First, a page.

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Hybrid Building UT Austin Urban Design Studio Instructor: Dean Almy This hybrid building is situated in a mixed use urban area of Houston. Its programs include offices, a small movie theatre, SRO housing, a restaurant, and a public plaza. From the initial analysis, I found this area almost devoid of pedestrians and places for pedestrians to occupy. Therefore, I designed the spaces for these different programs to interlock in order to bring different kinds of occupants together and to create a pedestrian-based urban scene.

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1 4 7 10

Private entrance Public restrooms Entrance for offices Fire trucks driveway

2

SRO lobby / living rooms 5 Ser vice core 8 Existing fire station 11 Public plaza

3

Court for residences 6 Lobby for offices 9 Hose tower 12 Existing buildings

12

12

1

5

11

2

8

6

9 7 3

10 12

4

N


2

1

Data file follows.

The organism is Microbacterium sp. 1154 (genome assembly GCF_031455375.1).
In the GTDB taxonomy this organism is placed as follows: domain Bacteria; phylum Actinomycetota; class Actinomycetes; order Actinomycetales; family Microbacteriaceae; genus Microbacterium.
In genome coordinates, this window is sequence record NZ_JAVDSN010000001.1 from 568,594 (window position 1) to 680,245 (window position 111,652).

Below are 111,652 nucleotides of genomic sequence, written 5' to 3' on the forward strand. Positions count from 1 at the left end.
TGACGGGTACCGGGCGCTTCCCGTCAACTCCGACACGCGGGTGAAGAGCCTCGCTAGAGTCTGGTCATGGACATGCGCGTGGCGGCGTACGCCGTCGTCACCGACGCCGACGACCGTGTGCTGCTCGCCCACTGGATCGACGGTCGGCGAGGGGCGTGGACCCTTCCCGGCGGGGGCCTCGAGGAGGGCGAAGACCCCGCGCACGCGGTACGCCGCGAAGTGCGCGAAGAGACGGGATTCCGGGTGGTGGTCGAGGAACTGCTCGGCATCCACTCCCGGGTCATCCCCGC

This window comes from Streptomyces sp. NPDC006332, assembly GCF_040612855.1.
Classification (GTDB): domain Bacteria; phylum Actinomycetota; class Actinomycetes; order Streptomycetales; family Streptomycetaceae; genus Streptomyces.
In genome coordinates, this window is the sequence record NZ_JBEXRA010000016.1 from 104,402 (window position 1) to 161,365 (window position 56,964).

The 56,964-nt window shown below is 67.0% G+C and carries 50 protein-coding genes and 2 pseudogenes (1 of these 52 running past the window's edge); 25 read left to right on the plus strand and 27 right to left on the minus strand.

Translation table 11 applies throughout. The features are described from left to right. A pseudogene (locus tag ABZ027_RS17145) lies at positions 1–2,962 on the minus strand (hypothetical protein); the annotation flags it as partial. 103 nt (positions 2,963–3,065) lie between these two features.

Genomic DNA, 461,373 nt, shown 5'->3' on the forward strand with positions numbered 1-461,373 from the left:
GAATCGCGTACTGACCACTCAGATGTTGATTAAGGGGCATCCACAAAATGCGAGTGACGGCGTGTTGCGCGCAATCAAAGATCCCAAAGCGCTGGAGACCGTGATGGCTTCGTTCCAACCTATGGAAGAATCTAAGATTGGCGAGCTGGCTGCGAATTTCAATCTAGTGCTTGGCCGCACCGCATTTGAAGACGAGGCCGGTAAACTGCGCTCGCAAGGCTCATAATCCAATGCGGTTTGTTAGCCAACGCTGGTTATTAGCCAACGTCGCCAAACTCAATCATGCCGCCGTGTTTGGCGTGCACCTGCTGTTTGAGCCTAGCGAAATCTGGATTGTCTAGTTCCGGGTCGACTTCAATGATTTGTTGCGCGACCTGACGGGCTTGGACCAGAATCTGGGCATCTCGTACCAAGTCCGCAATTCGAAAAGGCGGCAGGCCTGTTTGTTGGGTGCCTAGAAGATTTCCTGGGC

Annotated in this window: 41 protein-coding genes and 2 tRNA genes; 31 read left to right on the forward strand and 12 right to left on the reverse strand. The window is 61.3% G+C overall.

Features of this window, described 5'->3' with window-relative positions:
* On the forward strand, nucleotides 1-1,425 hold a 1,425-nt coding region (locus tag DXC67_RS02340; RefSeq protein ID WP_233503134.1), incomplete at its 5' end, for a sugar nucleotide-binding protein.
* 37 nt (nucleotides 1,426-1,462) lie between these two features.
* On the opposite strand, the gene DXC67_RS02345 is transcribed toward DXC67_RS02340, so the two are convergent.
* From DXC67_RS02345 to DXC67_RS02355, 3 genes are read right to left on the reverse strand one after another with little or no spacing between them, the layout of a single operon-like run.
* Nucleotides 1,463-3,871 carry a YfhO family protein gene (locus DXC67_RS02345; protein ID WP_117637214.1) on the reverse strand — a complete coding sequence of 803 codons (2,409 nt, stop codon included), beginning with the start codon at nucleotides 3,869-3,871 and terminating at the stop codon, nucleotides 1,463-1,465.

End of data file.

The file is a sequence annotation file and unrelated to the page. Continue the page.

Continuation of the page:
3

3

1

Movie / teaching theatre

2

Garden

3

Offices

4

SRO housing

5

Job training center

6

SRO lobby

7

Firemen lounge

8

Restaurant

9

Fire trucks driveway

10 Entrance for offices 4

3

7

8 5 6

10 9

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Hybrid Building UT Austin Urban Design Studio

N Pedestrian Access to Site The first half of the studio was devoted to mapping the areas around our building sites. This map shows existing and potential pedestrian traffic. This area is rich in variety of activities, but most people are not walking. This idea was used in developing my design.


The new building is well-integrated with the existing buildings on the block (shown shaded in white). The existing 1-stor y fire station is further incorporated into the design by providing a firemen’s lounge within the office tower and a hose storage space in return for building above and directly adjacent to the station.

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Hybrid Building UT Austin Urban Design Studio

3-dimensional models were extensively used to present site analysis graphics and building programs. The model to the left was created during the analysis phase to study the existing uses of the site and the surrounding blocks. The models below are final presentation graphics illustrating the programming and circulation of the building. The goal was to create an interlock of the spaces and circulation to encourage pedestrian acitivity within and around the building.